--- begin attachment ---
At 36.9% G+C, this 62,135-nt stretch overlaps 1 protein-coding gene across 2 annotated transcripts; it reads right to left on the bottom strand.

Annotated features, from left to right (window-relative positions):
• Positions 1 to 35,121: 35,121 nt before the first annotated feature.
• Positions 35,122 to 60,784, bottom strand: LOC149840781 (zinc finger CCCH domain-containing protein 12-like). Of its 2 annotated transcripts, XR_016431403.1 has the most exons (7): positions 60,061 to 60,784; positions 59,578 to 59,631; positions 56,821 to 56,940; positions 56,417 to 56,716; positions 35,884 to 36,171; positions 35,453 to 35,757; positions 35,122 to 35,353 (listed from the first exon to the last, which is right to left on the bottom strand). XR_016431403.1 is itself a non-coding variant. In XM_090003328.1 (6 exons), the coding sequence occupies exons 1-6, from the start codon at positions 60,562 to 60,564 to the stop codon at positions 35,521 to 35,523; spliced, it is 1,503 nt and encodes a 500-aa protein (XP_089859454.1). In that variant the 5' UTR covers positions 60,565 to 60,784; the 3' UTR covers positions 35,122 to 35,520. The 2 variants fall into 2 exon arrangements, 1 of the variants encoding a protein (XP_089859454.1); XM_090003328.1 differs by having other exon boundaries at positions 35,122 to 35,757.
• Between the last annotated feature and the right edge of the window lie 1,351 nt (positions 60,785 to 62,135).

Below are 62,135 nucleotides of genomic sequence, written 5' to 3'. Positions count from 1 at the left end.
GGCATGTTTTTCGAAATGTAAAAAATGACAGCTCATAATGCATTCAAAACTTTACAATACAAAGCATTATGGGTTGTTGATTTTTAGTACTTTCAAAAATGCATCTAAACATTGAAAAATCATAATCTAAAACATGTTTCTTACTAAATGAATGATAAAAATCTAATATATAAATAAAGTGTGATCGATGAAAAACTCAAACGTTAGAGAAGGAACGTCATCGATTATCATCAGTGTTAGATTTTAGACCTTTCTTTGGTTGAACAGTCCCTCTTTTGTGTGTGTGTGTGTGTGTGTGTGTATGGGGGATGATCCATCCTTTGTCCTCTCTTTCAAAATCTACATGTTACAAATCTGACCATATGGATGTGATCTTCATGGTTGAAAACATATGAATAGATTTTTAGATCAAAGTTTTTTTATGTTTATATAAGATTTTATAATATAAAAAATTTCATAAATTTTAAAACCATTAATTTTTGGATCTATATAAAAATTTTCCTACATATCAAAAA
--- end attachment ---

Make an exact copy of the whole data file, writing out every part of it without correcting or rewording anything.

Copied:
At 36.9% G+C, this 62,135-nt stretch overlaps 1 protein-coding gene across 2 annotated transcripts; it reads right to left on the bottom strand.

Annotated features, from left to right (window-relative positions):
• Positions 1 to 35,121: 35,121 nt before the first annotated feature.
• Positions 35,122 to 60,784, bottom strand: LOC149840781 (zinc finger CCCH domain-containing protein 12-like). Of its 2 annotated transcripts, XR_016431403.1 has the most exons (7): positions 60,061 to 60,784; positions 59,578 to 59,631; positions 56,821 to 56,940; positions 56,417 to 56,716; positions 35,884 to 36,171; positions 35,453 to 35,757; positions 35,122 to 35,353 (listed from the first exon to the last, which is right to left on the bottom strand). XR_016431403.1 is itself a non-coding variant. In XM_090003328.1 (6 exons), the coding sequence occupies exons 1-6, from the start codon at positions 60,562 to 60,564 to the stop codon at positions 35,521 to 35,523; spliced, it is 1,503 nt and encodes a 500-aa protein (XP_089859454.1). In that variant the 5' UTR covers positions 60,565 to 60,784; the 3' UTR covers positions 35,122 to 35,520. The 2 variants fall into 2 exon arrangements, 1 of the variants encoding a protein (XP_089859454.1); XM_090003328.1 differs by having other exon boundaries at positions 35,122 to 35,757.
• Between the last annotated feature and the right edge of the window lie 1,351 nt (positions 60,785 to 62,135).

Below are 62,135 nucleotides of genomic sequence, written 5' to 3'. Positions count from 1 at the left end.
GGCATGTTTTTCGAAATGTAAAAAATGACAGCTCATAATGCATTCAAAACTTTACAATACAAAGCATTATGGGTTGTTGATTTTTAGTACTTTCAAAAATGCATCTAAACATTGAAAAATCATAATCTAAAACATGTTTCTTACTAAATGAATGATAAAAATCTAATATATAAATAAAGTGTGATCGATGAAAAACTCAAACGTTAGAGAAGGAACGTCATCGATTATCATCAGTGTTAGATTTTAGACCTTTCTTTGGTTGAACAGTCCCTCTTTTGTGTGTGTGTGTGTGTGTGTGTGTATGGGGGATGATCCATCCTTTGTCCTCTCTTTCAAAATCTACATGTTACAAATCTGACCATATGGATGTGATCTTCATGGTTGAAAACATATGAATAGATTTTTAGATCAAAGTTTTTTTATGTTTATATAAGATTTTATAATATAAAAAATTTCATAAATTTTAAAACCATTAATTTTTGGATCTATATAAAAATTTTCCTACATATCAAAAA